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With limited access to opportunities to advance their education and find family-sustaining jobs, Oregon’s 31,000 young adult parents face hurdles to support their children and fulfill their own potential, according to Opening Doors for Young Parents, the latest KIDS COUNT® policy report from the Annie E. Casey Foundation. 

The Casey Foundation’s KIDS COUNT grantee in Oregon, Children First for Oregon, joined the call for action so these young parents can contribute to the state’s communities and economy.

The fifty-state report reveals that, at 9 percent, Oregon is just below the national average (10 percent) of youth ages 18 to 24 who are also young parents.

The report highlights the following statewide trends and areas of concern:

  • 33,000 children in Oregon have young parents ages 18 to 24.
  • 72 percent of children of young parents in Oregon live in low-income families, which is above the national average.
  • Only 10 percent of young parents ages 18 to 24 have completed an associate degree or higher.
  • 40 percent of Oregon’s young parents are people of color, facing challenges exacerbated by discrimination and systemic inequities, with their children standing to suffer the most.

“Young parents and their children are both in their own critical periods of development,” said Tonia Hunt, the executive director of Children First for Oregon. “As these parents navigate the challenges of becoming adults as well as parents, we can’t afford to deprive them of the support they need to give their children a strong start in life.”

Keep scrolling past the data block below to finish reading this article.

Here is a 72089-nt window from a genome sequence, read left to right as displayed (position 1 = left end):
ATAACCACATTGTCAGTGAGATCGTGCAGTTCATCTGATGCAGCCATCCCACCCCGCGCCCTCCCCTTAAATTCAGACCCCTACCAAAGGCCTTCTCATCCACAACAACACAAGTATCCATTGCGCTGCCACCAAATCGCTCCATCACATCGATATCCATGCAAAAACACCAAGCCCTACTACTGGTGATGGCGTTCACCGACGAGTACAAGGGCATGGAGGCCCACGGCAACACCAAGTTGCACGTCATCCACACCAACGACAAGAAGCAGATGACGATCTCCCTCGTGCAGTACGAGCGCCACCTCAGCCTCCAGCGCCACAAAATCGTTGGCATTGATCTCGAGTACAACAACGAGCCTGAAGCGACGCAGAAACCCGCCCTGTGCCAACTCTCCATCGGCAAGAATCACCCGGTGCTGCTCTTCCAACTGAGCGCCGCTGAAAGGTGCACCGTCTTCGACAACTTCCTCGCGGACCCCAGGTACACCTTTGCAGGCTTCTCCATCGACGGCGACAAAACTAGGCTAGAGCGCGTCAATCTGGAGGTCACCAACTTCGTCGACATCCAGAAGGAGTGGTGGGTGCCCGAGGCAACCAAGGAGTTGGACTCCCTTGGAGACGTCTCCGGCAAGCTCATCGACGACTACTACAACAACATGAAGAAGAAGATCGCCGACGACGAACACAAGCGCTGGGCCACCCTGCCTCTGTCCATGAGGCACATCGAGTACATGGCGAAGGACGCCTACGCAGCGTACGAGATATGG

The report spotlights a national population of more than 6 million, including 2.9 million young adult parents, ages 18 to 24, and 3.4 million children nationwide living with young parents.

Opening Doors for Young Parents illuminates the most common obstacles young adult parents face, including incomplete education, lack of family-sustaining employment opportunities, lack of access to quality child care, inadequate and unstable housing and financial insecurity.

These barriers threaten not only these young adults, but also their young children, setting off a chain of diminished opportunities for two of our nation’s future generations. But the report includes recommendations for addressing the obstacles that young parents face, most of which can be driven by policy solutions at the state level.

The Casey Foundation stresses the importance of a two-generation approach to equip young parents for success. “If we don’t support young people when they become parents, we are cheating two generations out of having a positive future,” warned Casey Foundation President and CEO Patrick McCarthy. “We can help young adult parents develop the skills they need to raise their children, contribute to their communities, and drive our national economy forward.”

Children First for Oregon further stresses the importance of helping the state’s young parents access educational and employment opportunities. In an increasingly competitive workforce landscape, education can make a significant difference in earning power for families. However, as the data demonstrate, young adult parents here in Oregon, like young parents nationwide, do not have the post-secondary education or specialized skills to obtain family-sustaining jobs.

View the report at https://www.aecf.org/opening-doors-for-young-parents.